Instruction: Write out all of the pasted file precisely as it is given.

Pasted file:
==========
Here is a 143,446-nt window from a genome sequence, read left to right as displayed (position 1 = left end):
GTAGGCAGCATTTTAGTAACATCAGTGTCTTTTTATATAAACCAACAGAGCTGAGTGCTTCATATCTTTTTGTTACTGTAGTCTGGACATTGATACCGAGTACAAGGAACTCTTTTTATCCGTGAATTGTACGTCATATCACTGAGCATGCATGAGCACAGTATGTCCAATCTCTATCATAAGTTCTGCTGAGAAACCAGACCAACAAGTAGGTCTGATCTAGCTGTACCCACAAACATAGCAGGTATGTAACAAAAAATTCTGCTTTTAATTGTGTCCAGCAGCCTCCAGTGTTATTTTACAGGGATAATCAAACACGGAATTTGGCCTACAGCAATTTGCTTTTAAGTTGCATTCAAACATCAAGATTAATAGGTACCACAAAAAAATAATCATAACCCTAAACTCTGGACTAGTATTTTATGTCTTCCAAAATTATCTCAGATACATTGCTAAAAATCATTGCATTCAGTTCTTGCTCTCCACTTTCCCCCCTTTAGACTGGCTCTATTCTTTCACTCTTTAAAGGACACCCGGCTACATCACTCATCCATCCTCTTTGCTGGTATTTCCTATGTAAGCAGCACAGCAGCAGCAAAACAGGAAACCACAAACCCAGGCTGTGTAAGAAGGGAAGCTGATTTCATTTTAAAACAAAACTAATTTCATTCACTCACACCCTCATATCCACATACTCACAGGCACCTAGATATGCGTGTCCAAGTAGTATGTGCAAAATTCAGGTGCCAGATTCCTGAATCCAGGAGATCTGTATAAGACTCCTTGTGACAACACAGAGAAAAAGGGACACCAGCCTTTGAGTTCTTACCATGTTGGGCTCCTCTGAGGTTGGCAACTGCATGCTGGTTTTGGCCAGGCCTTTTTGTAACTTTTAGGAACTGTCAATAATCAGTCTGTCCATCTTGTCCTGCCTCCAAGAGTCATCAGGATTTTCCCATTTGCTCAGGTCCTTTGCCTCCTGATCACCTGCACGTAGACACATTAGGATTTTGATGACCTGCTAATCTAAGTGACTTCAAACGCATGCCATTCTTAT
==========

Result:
Here is a 143,446-nt window from a genome sequence, read left to right as displayed (position 1 = left end):
GTAGGCAGCATTTTAGTAACATCAGTGTCTTTTTATATAAACCAACAGAGCTGAGTGCTTCATATCTTTTTGTTACTGTAGTCTGGACATTGATACCGAGTACAAGGAACTCTTTTTATCCGTGAATTGTACGTCATATCACTGAGCATGCATGAGCACAGTATGTCCAATCTCTATCATAAGTTCTGCTGAGAAACCAGACCAACAAGTAGGTCTGATCTAGCTGTACCCACAAACATAGCAGGTATGTAACAAAAAATTCTGCTTTTAATTGTGTCCAGCAGCCTCCAGTGTTATTTTACAGGGATAATCAAACACGGAATTTGGCCTACAGCAATTTGCTTTTAAGTTGCATTCAAACATCAAGATTAATAGGTACCACAAAAAAATAATCATAACCCTAAACTCTGGACTAGTATTTTATGTCTTCCAAAATTATCTCAGATACATTGCTAAAAATCATTGCATTCAGTTCTTGCTCTCCACTTTCCCCCCTTTAGACTGGCTCTATTCTTTCACTCTTTAAAGGACACCCGGCTACATCACTCATCCATCCTCTTTGCTGGTATTTCCTATGTAAGCAGCACAGCAGCAGCAAAACAGGAAACCACAAACCCAGGCTGTGTAAGAAGGGAAGCTGATTTCATTTTAAAACAAAACTAATTTCATTCACTCACACCCTCATATCCACATACTCACAGGCACCTAGATATGCGTGTCCAAGTAGTATGTGCAAAATTCAGGTGCCAGATTCCTGAATCCAGGAGATCTGTATAAGACTCCTTGTGACAACACAGAGAAAAAGGGACACCAGCCTTTGAGTTCTTACCATGTTGGGCTCCTCTGAGGTTGGCAACTGCATGCTGGTTTTGGCCAGGCCTTTTTGTAACTTTTAGGAACTGTCAATAATCAGTCTGTCCATCTTGTCCTGCCTCCAAGAGTCATCAGGATTTTCCCATTTGCTCAGGTCCTTTGCCTCCTGATCACCTGCACGTAGACACATTAGGATTTTGATGACCTGCTAATCTAAGTGACTTCAAACGCATGCCATTCTTAT